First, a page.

According to a June CNN poll, concern about terrorism is at its highest level since 2003, and a Chicago Council on Global Affairs poll revealed that 42 percent of Americans feel the country is less safe than it was before Sept. 11, 2001. Nine out of 10 said terrorism was at least somewhat likely to be a part of life in the future.

For those of us who were in New York or Washington on 9/11, and remember it viscerally, these polls are a heartbreaking gut punch. In addition to suffering the trauma of that day and its aftermath, we haven’t even emerged out of the dark hole of fear that is terrorism’s hallmark. Fifteen years later, we are still afraid.

Given the unending list of recent attacks here at home — the New York and New Jersey bombings and the Minnesota mall attack over the weekend, Orlando, San Bernardino, Chattanooga, etc. — it’s indeed a frightening time. So when, as Jeffrey Goldberg writes in the Atlantic magazine, President Obama “frequently reminds his staff that terrorism takes far fewer lives in America than handguns, car accidents and falls in bathtubs do,” we might be right to suspect our leaders underestimate the threat and how afraid we really are.

OPINION

This all plays right into the hands of both presidential candidates, who have reacted to the New York bombing with tough rhetoric.

Hillary Clinton said, “We are going to have to go after the bad guys and we are going to get them.” Donald Trump has called for unspecified “profiling,” and has repeatedly said of ISIS that he’ll “knock the hell out of ’em.”

But when it comes to actually combatting terrorism, voters unfortunately have two truly terrible choices in their presidential nominees. Neither Trump nor Clinton have proven themselves qualified to take on our serious terror threats.

Trump, for starters, is either unaware of or unconcerned about the constraints he would face as commander-in-chief. Many of his proposals are things we already do or cannot do because they would be illegal.

We already profile, in some cases as much as the Constitution will allow. He’s talked about spying on mosques, something we already do within legal constrictions.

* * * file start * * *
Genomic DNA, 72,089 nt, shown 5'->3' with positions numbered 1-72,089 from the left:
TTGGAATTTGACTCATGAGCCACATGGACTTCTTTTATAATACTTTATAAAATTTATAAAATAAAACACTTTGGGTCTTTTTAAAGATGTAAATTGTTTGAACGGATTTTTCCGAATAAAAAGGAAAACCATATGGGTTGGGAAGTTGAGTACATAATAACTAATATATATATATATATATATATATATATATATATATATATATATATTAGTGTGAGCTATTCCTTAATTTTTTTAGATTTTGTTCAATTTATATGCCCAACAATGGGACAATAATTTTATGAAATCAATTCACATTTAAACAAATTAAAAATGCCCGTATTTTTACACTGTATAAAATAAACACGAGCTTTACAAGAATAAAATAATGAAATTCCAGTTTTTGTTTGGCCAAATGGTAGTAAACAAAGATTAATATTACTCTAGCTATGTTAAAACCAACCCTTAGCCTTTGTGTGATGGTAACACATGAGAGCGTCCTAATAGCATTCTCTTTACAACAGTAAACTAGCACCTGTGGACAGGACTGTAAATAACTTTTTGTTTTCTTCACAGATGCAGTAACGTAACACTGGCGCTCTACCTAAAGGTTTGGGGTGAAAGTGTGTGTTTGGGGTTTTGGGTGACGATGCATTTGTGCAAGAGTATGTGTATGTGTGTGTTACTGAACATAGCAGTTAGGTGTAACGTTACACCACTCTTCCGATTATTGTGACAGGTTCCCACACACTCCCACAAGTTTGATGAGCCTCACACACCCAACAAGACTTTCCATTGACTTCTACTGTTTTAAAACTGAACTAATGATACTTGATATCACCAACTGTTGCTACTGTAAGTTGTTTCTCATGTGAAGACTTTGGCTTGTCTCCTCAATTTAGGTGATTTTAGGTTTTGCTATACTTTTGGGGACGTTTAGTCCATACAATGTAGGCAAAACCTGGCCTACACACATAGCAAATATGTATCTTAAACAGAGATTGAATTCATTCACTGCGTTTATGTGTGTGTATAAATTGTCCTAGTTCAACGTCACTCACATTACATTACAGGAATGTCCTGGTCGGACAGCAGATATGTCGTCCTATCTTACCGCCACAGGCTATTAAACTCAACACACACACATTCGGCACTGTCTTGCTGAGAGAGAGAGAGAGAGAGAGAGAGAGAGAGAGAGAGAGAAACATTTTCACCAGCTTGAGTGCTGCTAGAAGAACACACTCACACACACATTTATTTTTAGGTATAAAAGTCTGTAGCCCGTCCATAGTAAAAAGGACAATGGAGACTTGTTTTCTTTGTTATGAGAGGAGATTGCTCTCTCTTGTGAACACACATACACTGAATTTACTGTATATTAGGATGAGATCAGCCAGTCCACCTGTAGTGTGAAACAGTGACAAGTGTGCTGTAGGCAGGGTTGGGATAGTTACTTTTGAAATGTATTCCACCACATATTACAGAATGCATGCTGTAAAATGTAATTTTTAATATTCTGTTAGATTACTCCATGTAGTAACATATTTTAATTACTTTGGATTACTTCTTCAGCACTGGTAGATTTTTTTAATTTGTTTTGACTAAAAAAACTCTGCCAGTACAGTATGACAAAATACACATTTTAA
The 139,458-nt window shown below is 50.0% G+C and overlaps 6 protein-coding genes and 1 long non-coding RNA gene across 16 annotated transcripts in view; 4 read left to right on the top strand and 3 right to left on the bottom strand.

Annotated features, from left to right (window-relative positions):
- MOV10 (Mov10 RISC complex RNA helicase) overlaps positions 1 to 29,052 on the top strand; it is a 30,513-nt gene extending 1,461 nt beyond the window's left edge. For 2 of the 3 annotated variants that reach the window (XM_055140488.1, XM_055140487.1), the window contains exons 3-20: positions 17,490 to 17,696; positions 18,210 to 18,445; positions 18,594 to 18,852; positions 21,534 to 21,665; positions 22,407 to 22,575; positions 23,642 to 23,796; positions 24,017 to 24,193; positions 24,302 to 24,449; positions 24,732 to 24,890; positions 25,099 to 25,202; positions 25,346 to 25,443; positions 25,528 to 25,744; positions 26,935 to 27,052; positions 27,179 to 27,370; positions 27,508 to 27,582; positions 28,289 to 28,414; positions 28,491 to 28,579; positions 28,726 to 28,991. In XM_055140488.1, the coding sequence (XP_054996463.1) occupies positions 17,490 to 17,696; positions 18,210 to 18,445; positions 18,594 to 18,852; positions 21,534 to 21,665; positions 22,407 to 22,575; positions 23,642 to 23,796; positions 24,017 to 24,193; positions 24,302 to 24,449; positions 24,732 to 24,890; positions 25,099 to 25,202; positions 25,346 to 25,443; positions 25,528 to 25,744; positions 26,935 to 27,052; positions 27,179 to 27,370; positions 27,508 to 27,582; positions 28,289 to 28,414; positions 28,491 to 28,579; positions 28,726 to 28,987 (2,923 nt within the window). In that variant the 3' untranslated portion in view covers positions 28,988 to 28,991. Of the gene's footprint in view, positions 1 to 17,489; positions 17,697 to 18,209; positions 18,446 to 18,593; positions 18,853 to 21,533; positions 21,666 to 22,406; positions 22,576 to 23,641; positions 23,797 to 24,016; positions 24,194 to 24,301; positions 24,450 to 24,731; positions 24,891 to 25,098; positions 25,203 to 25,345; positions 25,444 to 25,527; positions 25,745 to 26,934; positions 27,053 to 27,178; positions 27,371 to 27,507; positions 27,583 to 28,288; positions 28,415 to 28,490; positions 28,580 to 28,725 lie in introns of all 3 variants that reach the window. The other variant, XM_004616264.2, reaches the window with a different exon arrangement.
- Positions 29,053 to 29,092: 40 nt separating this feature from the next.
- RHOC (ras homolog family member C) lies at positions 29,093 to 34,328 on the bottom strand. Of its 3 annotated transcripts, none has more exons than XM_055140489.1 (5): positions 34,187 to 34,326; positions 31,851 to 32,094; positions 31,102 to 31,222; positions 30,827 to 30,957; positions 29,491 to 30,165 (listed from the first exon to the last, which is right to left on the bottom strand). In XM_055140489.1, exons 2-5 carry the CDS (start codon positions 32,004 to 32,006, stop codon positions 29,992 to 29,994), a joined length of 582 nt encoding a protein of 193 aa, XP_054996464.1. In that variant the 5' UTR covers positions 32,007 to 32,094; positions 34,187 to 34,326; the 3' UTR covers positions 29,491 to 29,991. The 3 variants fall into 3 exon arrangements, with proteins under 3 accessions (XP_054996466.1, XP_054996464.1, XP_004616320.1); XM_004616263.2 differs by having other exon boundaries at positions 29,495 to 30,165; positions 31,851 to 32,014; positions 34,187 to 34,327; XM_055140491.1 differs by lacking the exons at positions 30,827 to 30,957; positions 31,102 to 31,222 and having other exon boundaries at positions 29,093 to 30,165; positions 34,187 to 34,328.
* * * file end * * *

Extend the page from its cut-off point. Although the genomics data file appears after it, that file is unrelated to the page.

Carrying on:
He’s also suggested we starve ISIS by taking Iraq’s oil reserves — but stealing a sovereign nation’s natural resources is illegal, and also likely wouldn’t get Congress’ approval.

Trump wants to bring back waterboarding — “and much worse” — but that would require defying the Geneva Conventions. In the wake of the New York bombing, he lamented that the bombing suspect would be granted hospitalization and due process.

If voters think that skirting the legislative process, the Constitution and international laws are the answer to combatting terrorism, then he’s definitely the guy for them.

In reality, Trump’s proposals would make us less safe, not more safe. Banning Muslims wouldn’t have stopped the New York bomber or Orlando shooter. Both were U.S. citizens.

And exponentially growing the size of government to police people’s religious practices takes much-needed resources away from real threats. Trump has also said he’d be okay with countries like Saudi Arabia having nuclear weapons, and that he doesn’t trust our own intelligence agencies. Talk about terrifying.

Clinton, on the other hand, has lots of experience and knowledge, none of which seems to have taught her any tough lessons. Rather than acknowledge that ISIS has thrived under the current administration’s policies, she continually uses terror attacks to lecture Americans against Islamophobia and defend the inaction that has helped ISIS spread.

While insisting she’ll continue Obama’s policy of targeted airstrikes, which have just managed to dent ISIS’ stronghold, she’s making the questionable claim that ISIS is actually hoping Trump becomes president. Wouldn’t ISIS prefer the candidate who plans to continue the policies that have helped it endure and grow exponentially?

Clinton is hoping Trump’s ignorance and bombast will distract voters from the fact that it was her boss’ foreign policy decisions — pulling troops and intelligence out of Iraq in 2011, ignoring Syria for too long, attacking Libya only to leave it in chaos — that created the vacuum that ISIS has taken full advantage of.

So the decision for voters is: Do they want a candidate who has significant knowledge but will likely continue to underestimate our enemies? Or do they want a candidate with no knowledge, but who projects the kind of toughness that more accurately reflects the threat’s severity? In an age of real fear, frankly, neither is a reassuring choice.

Contact Cupp at thesecupp.com

This column originally appeared in the New York Daily News.

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